considered that there was nobody at all so likely to be your real
successor as myself. Of talents it would be easy to find many
superior. But, in the first place, I hardly know of anybody who has so
completely taken up the principles, and is so thoroughly of the same
way of thinking with yourself. In the next place, there are very few
who have so much of the necessary previous discipline, my antecedent
years having been wholly occupied in acquiring it. And, in the last
place, I am pretty sure you cannot think of any other person whose
whole life will be devoted to the propagation of the system." "There
was during the last few years of Bentham's life," said James Mill's
son, "less frequency and cordiality of intercourse than in former
years, chiefly because Bentham had acquired newer, and to him more
agreeable intimacies, but Mr. Mill's feeling never altered towards
him, nor did he ever fail, publicly or privately, in giving due honor
to Bentham's name and acknowledgment of the intellectual debt he owed
to him."

Those extracts are made, not only in justice to the memory of James
Mill, but as a help towards understanding the influences by which his
son was surrounded from his earliest years. James Mill was living in a
house at Pentonville when this son was born, and partly because of the
peculiar abilities that the boy displayed from the first, partly
because he could not afford to procure for him elsewhere such teaching
as he was able himself to give him, he took his education entirely
into his own hands. With what interest--even jealous interest, it
would seem--Bentham watched that education, appears from a pleasant
little letter addressed to him by the elder Mill in 1812. "I am not
going to die," he wrote, "notwithstanding your zeal to come in for a
legacy. However, if I were to die any time before this poor boy is a
man, one of the things that would pinch me most sorely would be the
being obliged to leave his mind unmade to the degree of excellence of
which I hope to make it. But another thing is, that the only prospect
which would lessen that pain would be the leaving him in your hands. I
therefore take your offer quite seriously, and stipulate merely that
it shall be made as soon as possible; and then we may perhaps leave
him a successor worthy of both of us." It was a bold hope, but one
destined to be fully realized. At the time of its utterance, the "poor
boy" was barely more than six years old. The intellectual powers of
which he gave such early proof were carefully, but apparently not
excessively, cultivated. Mrs. Grote, in her lately-published "Personal
Life of George Grote," has described him as he appeared in 1817, the
year in which her husband made the acquaintance of his father. "John
Stuart Mill, then a boy of about twelve years old,"--he was really
only eleven,--"was studying, with his father as sole preceptor, under
the paternal roof. Unquestionably forward for his years, and already
possessed of a competent knowledge of Greek and Latin, as well as of
some subordinate though solid attainments, John was, as a boy,
somewhat repressed by the elder Mill, and seldom took any share in the
conversation carried on by the society frequenting the house." It is
perhaps not strange that a boy of eleven, at any rate a boy who was to
become so modest a man, should not take much part in general
conversation; and Mr. Mill himself never, in referring to his father,
led his hearers to suppose that he had, as a child, been in any way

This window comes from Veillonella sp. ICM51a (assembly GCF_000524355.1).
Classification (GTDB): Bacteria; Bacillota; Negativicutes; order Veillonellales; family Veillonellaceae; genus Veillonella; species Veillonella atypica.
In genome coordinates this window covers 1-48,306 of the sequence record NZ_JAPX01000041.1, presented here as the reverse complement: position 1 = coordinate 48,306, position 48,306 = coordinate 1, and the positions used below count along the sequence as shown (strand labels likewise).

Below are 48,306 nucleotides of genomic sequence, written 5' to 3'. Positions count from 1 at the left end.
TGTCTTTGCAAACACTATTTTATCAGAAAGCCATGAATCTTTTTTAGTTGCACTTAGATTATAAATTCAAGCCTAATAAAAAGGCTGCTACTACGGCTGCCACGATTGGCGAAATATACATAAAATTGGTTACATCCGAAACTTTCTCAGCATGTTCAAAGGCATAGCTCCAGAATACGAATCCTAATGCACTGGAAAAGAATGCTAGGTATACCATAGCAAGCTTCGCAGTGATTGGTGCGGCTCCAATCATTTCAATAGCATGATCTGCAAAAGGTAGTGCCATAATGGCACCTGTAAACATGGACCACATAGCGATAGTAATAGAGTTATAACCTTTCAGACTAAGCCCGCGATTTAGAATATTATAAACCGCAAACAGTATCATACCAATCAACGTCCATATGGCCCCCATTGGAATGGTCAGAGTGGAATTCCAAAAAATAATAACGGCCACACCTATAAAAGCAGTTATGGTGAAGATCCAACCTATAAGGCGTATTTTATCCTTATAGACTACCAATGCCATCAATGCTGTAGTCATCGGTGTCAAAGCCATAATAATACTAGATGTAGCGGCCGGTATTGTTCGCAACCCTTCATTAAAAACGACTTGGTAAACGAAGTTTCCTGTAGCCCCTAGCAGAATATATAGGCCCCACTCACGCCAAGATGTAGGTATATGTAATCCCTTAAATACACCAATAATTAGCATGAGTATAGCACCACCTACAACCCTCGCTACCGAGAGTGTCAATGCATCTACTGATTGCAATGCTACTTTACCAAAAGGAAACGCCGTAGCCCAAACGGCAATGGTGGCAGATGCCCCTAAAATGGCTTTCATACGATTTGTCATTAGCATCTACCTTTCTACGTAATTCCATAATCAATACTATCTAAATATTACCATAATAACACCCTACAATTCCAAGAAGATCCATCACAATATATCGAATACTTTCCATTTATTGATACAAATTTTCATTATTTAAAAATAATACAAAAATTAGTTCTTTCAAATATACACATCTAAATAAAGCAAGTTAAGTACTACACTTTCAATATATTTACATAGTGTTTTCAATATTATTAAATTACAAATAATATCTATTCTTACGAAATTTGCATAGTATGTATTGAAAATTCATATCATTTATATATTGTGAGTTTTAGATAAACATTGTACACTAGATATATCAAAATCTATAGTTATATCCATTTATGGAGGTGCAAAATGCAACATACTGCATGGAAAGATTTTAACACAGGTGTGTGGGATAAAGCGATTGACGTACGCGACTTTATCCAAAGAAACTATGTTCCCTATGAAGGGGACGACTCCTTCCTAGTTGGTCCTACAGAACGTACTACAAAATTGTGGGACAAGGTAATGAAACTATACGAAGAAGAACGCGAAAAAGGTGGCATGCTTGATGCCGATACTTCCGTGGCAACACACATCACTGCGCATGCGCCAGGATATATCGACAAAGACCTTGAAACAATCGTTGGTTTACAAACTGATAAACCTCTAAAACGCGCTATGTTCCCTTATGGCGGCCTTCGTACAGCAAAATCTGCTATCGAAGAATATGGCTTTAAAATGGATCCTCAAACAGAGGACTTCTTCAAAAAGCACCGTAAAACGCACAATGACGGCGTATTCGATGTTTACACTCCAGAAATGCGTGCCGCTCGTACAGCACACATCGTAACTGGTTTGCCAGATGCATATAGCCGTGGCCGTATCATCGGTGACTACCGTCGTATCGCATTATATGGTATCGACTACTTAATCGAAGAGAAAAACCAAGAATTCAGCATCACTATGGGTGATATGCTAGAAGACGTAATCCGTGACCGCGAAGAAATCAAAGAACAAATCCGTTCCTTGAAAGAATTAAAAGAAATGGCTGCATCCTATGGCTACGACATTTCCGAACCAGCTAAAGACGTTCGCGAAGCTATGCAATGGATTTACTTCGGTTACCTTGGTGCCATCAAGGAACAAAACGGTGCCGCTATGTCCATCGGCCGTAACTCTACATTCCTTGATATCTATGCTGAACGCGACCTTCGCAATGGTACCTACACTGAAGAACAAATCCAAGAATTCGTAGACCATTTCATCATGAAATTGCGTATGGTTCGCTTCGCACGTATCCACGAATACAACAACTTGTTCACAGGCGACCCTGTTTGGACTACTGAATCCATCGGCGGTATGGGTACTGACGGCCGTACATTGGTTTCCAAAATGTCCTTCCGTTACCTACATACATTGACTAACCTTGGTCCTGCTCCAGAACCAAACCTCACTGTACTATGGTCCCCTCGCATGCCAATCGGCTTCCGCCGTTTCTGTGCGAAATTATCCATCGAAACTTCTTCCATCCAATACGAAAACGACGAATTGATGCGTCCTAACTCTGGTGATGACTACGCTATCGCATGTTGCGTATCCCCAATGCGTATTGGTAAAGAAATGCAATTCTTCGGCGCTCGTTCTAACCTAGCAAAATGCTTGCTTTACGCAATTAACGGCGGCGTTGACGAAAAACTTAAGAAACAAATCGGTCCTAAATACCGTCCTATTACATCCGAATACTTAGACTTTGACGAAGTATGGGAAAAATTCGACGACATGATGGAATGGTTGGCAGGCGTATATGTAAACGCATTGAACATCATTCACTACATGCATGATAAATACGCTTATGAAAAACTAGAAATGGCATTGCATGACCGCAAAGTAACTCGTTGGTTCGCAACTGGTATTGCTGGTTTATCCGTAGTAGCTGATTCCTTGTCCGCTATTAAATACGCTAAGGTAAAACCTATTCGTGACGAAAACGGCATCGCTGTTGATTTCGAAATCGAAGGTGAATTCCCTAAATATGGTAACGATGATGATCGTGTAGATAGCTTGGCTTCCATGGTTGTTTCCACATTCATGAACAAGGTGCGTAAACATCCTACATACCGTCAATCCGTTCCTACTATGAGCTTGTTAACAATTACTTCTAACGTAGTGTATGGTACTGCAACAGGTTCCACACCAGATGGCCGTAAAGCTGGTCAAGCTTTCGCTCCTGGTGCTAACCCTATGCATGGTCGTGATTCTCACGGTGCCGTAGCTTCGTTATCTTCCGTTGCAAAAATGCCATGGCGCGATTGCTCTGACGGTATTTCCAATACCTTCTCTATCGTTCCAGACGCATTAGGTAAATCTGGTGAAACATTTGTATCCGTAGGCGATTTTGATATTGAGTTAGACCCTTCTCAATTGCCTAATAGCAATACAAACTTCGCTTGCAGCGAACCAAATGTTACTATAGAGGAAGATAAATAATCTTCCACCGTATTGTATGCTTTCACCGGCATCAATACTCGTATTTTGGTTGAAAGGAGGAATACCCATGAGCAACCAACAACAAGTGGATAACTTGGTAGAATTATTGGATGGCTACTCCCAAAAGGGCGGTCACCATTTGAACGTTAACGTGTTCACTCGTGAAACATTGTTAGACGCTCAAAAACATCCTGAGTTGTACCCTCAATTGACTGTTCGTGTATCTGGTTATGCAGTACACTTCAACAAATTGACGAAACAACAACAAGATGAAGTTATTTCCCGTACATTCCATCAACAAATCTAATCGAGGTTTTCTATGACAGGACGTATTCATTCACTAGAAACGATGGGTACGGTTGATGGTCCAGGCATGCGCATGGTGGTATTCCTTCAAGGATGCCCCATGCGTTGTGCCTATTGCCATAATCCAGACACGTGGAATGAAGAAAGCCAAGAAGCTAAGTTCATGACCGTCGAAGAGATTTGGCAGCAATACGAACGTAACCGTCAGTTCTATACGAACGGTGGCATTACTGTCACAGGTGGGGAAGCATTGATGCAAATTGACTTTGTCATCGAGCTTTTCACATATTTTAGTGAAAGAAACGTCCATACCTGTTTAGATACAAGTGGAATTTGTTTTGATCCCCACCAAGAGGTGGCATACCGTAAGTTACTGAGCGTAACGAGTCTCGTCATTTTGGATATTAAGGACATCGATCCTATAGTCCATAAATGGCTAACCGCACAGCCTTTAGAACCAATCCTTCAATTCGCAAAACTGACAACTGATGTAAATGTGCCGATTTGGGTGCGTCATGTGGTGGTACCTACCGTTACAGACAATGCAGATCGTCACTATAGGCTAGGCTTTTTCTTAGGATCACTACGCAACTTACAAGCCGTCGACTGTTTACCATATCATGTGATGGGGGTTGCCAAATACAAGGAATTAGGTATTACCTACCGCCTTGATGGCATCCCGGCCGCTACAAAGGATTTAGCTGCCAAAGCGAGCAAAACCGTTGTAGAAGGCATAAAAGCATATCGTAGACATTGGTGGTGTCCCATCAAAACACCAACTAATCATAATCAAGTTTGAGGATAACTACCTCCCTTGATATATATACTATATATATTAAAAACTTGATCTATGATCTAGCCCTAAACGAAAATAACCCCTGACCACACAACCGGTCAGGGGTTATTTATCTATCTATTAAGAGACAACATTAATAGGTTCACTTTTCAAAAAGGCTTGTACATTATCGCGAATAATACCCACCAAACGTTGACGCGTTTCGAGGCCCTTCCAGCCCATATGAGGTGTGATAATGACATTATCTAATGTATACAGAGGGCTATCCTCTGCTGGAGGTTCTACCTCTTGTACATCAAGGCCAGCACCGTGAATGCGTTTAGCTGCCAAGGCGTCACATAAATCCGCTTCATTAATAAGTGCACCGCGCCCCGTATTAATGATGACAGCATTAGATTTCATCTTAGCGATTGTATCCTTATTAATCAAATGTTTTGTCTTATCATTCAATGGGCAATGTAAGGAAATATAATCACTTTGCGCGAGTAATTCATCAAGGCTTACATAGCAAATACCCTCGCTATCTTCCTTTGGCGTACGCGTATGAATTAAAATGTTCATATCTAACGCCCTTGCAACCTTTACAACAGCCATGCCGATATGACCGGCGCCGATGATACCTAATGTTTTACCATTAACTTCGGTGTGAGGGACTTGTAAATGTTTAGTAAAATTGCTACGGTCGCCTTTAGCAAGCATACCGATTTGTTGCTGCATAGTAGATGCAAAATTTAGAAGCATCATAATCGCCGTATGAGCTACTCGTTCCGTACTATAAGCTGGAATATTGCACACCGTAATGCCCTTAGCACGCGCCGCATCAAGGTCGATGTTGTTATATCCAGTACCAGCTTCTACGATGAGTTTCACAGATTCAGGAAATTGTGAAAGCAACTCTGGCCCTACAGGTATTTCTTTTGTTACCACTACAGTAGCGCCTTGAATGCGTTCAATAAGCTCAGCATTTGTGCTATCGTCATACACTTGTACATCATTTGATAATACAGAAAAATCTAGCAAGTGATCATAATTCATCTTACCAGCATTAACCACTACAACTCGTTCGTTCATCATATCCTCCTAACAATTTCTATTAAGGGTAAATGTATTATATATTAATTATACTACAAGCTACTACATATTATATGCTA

unduly repressed by him. The tender affection with which he always
cherished his father's memory in no way sanctions the belief that he
was at any time subjected to unreasonable discipline. By him his
father was only revered as the best and kindest of teachers.

There was a break in the home teaching in 1820. James Mill, after
bearing bravely with his early difficulties, had acquired so much
renown by his famous "History of India," that, in spite of its adverse
criticisms of the East-India Company, the directors of the Company in
1817 honorably bestowed upon him a post in the India House, where he
steadily and rapidly rose to a position which enabled him to pass the
later years of his life in more comfort than had hitherto been within
his reach. The new employment, however, interfered with his other
occupation as instructor to his boy; and for this reason, as well
probably as for others tending to his advancement, the lad was, in the
summer of 1820, sent to France for a year and a half. For several
months he lived in Paris, in the house of Jean Baptiste Say, the
political economist. The rest of his time was passed in the company of
Sir Samuel Bentham, Jeremy Bentham's brother. Early in 1822, before he
was eighteen, he returned to London, soon to enter the India Office as
a clerk in the department of which his father was chief. In that
office he remained for five and thirty years, acquitting himself with
great ability, and gradually rising to the most responsible position
that could be there held by a subordinate.

But, though he was thus early started in life as a city clerk, his
self-training and his education by his father were by no means
abandoned. The ancient and modern languages, as well as the various
branches of philosophy and philosophical thought in which he was
afterwards to attain such eminence, were studied by him in the early
mornings, under the guidance of his father, before going down to pass
his days in the India Office. During the summer evenings, and on such
holidays as he could get, he began those pedestrian exploits for which
he afterwards became famous, and in which his main pleasure appears to
have consisted in collecting plants and flowers in aid of the
botanical studies that were his favorite pastime, and something more
than a pastime, all through his life. His first printed writings are
said to have been on botany, in the shape of some articles contributed
to a scientific journal while he was still in his teens, and it is